One of the most important metrics for a SaaS business is the sales cycle and the best way to decrease it is through a sales ready product that will scale B2B sales. Automating as much of the human labor in the sales cycle is one of the largest areas of leverage for your business. This is more than asking your sales team to be more efficient, this is: i) creating cross-team goals across product, marketing, and sales, ii) measuring and iterating on the sales cycle, and iii) automating as much of the sales cycle as possible.
How to think about a Sales Ready Product:
One should create a sales ready product after creating a minimum viable product (MVP). An MVP is an early iteration of product with just enough features to satisfy early customers and to provide feedback for future product development. After releasing an MVP, do things that don’t scale. That means intensely focusing on selling the product with as much human glue as necessary to learn what works with what customer segments. Then, start working on a sales ready product that incorporates learnings on how stakeholders learn about, test, decide whether or not to buy, integrate the product, and ultimately use it. This could involve creating an automated billing solution, an easier method of signing up for the service, a more accessible way to understand product features, etc. The intent is to facilitate an enjoyable experience that shows potential customers just enough to convert and no more.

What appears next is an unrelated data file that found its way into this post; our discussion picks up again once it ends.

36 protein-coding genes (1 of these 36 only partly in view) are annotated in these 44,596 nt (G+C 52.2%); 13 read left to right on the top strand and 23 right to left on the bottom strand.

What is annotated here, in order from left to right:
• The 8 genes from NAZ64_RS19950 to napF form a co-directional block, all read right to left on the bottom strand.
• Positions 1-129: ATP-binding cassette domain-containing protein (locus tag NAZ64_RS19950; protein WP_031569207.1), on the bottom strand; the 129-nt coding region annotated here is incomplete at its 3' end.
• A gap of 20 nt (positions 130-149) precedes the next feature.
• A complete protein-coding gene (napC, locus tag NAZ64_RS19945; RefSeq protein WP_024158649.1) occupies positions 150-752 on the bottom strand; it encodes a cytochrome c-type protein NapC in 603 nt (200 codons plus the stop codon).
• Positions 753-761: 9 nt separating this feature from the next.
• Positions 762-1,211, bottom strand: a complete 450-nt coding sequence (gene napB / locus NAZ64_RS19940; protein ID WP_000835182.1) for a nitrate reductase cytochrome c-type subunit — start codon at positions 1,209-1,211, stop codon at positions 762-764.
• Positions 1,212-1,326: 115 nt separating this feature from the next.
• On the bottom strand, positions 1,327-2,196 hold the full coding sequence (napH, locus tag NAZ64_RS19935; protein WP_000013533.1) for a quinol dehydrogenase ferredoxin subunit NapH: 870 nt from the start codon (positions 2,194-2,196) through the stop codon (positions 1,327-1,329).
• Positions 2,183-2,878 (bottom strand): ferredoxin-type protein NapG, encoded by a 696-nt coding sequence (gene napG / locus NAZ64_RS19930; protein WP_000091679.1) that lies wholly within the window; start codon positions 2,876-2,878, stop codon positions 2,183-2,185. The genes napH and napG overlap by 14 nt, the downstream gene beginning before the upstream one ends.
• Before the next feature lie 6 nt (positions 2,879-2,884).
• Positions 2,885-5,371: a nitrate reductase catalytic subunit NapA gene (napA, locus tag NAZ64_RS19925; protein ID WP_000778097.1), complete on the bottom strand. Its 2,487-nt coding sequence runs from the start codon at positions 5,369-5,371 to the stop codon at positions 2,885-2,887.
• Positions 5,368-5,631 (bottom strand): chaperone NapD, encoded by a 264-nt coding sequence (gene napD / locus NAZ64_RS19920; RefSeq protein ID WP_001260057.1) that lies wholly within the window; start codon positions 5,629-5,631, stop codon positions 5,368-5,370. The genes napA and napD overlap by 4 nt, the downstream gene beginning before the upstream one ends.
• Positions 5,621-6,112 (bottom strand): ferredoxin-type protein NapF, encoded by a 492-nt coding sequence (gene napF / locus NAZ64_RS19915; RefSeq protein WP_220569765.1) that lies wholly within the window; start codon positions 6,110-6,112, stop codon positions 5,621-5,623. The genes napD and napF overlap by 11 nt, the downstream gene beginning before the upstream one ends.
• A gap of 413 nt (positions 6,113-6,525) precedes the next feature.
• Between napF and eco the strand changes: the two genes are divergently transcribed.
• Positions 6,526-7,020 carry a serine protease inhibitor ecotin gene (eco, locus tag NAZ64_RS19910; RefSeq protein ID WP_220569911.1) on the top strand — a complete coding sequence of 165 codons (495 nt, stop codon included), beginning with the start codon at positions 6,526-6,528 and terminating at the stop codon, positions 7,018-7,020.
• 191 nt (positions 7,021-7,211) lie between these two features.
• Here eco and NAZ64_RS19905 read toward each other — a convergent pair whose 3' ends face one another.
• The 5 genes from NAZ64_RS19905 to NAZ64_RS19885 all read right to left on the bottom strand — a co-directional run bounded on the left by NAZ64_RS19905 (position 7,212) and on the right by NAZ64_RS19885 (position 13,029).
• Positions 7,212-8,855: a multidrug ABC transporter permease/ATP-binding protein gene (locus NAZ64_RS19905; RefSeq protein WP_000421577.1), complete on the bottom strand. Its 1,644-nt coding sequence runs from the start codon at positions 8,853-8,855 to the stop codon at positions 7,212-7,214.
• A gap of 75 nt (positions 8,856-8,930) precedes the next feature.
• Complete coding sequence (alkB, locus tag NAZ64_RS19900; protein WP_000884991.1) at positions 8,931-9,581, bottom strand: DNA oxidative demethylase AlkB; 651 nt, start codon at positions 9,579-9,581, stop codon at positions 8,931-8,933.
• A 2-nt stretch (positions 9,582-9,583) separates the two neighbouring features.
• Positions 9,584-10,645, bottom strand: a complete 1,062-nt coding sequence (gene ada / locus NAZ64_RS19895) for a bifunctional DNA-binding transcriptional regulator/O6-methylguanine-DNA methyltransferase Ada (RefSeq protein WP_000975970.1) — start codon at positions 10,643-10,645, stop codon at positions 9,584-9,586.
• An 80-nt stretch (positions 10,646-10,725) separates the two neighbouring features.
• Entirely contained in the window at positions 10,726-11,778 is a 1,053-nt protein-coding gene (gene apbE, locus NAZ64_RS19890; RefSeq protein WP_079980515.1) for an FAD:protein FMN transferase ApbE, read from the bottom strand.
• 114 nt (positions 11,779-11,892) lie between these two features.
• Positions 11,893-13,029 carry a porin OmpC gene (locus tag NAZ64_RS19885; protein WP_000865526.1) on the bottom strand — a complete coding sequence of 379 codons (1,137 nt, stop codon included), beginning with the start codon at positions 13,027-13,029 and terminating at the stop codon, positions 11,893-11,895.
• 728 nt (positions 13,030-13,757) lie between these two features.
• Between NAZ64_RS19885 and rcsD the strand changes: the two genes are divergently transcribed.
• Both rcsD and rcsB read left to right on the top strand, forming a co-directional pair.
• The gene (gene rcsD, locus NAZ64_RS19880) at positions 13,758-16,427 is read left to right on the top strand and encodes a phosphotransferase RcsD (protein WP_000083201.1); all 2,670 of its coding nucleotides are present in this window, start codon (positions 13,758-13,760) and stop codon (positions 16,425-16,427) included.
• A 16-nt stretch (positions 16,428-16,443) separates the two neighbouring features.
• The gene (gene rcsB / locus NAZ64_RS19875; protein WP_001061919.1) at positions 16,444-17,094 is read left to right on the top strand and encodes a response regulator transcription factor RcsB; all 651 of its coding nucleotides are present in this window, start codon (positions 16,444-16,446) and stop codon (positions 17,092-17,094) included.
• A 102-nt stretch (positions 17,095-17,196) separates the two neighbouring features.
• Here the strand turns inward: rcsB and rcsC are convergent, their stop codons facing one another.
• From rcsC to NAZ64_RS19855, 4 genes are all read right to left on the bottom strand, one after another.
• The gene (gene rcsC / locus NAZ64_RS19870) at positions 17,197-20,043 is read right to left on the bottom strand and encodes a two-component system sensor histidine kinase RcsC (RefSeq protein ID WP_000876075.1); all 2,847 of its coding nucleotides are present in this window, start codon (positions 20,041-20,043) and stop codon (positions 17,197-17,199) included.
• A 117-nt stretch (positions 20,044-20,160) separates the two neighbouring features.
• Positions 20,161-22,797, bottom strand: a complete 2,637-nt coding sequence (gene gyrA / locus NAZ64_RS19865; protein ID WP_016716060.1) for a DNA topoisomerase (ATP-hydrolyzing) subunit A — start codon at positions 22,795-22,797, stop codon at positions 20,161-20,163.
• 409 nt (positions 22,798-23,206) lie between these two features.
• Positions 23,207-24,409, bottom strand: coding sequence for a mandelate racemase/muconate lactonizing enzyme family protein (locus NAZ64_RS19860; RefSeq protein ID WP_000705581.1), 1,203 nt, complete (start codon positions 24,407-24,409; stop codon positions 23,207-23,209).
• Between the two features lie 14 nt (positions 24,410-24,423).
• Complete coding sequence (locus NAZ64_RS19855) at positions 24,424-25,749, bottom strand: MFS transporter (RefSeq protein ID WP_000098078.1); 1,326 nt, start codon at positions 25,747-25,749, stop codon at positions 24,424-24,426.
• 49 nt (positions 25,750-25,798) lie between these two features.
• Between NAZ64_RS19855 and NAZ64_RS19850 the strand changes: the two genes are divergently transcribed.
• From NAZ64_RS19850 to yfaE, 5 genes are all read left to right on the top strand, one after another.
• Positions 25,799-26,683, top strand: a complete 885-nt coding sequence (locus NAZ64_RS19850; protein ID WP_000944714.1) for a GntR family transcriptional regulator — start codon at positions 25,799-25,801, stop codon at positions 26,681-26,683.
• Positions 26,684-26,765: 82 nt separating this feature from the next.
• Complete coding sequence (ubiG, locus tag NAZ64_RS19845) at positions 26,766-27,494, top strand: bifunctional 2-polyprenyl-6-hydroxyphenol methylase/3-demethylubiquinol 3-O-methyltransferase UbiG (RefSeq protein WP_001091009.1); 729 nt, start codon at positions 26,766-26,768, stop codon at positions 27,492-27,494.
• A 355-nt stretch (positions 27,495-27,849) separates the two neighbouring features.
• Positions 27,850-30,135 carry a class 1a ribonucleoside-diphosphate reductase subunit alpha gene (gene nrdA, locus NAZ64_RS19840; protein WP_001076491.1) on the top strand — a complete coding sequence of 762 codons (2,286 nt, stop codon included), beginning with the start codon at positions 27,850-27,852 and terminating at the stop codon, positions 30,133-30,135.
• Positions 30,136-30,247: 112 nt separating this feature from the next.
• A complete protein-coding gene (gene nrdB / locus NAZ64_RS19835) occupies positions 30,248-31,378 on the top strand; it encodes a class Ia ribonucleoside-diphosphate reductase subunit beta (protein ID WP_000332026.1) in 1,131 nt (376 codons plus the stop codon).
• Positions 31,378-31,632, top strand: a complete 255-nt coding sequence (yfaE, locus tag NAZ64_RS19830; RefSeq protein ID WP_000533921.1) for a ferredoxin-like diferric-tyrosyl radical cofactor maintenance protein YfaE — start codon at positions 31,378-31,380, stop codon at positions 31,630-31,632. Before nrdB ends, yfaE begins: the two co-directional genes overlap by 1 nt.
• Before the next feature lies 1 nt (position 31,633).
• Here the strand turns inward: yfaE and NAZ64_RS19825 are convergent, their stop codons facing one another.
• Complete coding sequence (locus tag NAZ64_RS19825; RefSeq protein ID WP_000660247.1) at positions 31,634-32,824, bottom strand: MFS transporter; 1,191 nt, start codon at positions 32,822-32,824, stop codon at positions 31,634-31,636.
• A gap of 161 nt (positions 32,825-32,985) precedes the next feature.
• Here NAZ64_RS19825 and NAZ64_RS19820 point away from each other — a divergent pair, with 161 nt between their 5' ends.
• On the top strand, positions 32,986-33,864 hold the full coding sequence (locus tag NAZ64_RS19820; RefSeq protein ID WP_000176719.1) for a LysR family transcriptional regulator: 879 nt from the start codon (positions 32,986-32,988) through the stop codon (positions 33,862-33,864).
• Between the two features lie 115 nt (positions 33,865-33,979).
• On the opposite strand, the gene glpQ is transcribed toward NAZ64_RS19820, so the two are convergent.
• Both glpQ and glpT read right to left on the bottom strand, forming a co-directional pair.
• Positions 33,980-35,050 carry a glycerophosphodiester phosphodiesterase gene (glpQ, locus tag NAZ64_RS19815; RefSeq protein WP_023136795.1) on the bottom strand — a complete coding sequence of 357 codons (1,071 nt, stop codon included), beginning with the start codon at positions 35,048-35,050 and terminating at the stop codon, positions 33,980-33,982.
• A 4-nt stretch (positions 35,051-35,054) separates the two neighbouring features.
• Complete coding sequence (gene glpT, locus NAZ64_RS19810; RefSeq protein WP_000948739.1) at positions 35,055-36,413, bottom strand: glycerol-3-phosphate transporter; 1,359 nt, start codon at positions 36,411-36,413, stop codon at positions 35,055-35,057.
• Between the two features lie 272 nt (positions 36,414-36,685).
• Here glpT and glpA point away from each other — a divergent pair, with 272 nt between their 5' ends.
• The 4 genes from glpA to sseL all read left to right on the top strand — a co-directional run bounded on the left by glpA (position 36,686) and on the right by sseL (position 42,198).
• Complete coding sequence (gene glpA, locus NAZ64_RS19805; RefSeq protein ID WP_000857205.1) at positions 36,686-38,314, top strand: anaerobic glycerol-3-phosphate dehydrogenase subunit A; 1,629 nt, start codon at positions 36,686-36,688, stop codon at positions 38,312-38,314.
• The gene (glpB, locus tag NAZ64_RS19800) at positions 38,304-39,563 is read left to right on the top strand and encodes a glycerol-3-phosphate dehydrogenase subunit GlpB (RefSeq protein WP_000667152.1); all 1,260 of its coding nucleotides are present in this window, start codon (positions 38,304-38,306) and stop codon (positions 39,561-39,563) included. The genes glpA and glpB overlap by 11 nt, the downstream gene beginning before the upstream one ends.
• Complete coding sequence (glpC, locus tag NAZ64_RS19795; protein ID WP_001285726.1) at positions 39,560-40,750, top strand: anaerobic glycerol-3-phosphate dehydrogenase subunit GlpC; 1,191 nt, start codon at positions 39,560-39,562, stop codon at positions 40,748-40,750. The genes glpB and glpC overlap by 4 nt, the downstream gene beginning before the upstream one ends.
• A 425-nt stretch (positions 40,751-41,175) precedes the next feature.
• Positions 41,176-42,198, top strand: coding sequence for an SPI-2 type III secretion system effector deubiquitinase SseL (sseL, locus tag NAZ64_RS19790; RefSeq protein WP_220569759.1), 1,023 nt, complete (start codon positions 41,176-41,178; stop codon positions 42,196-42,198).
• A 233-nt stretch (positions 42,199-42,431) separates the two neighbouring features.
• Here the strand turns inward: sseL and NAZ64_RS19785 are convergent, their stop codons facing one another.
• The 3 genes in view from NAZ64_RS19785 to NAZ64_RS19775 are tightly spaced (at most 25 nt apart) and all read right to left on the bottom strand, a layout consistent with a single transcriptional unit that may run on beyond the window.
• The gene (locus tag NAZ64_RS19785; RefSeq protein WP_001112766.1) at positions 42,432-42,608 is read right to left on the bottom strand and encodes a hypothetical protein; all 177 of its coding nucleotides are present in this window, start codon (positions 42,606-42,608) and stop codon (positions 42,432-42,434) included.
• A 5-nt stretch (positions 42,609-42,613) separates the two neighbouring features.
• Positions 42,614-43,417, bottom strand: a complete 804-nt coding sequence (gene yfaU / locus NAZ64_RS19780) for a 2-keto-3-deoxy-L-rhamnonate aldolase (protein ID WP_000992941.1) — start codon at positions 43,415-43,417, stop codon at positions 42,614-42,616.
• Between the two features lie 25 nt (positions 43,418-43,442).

A good place to start is to write out the current customer journey through the lens of the sales and marketing funnel:
- Outbound \ inbound lead gen
- Marketing: How do people become aware of and interested in the product?
- Product: How do those leads learn about the product and company?
- Marketing: What collateral is shared to educate a lead on the product to qualify them?
- Opportunity stages
- Marketing: What collateral is provided to customers?
- Product: Does the sales team demo the product or do customers get access to demo?
- Product: Is there a POC? How is the POC validated from the customers’ perspective?
- Product: How do other customer stakeholders indirectly engage to learn about the product in ways that are relevant to their job? Technical documentation? Product comparisons on the website?
- Purchasing & Integration
- Product: What is the integration process for your customers?
The time it takes for a customer to go from the first step of this process to the last is one of the most important metrics to watch for a SaaS product. A ton has been written on what the sales team should do to decrease this cycle time. My favorite book on the topic is Predictable Revenue and I highly recommend having your VP of Sales read it. Yet when you look at the sales and marketing process so much is dependent on the product. It would be a lost opportunity to think it is only on the shoulders of the sales team to decrease the sales cycle.
Building – Sales Ready Product:
Ideally, you already have user personas, target customers, and a sales process mapped out. If not, do not overthink it. Write out a 30% draft with the sales, marketing, and product leads. What type of customer buys your product? What jobs do users want to accomplish with your product? How do your customers and users become aware of, learn about, test, and integrate your product?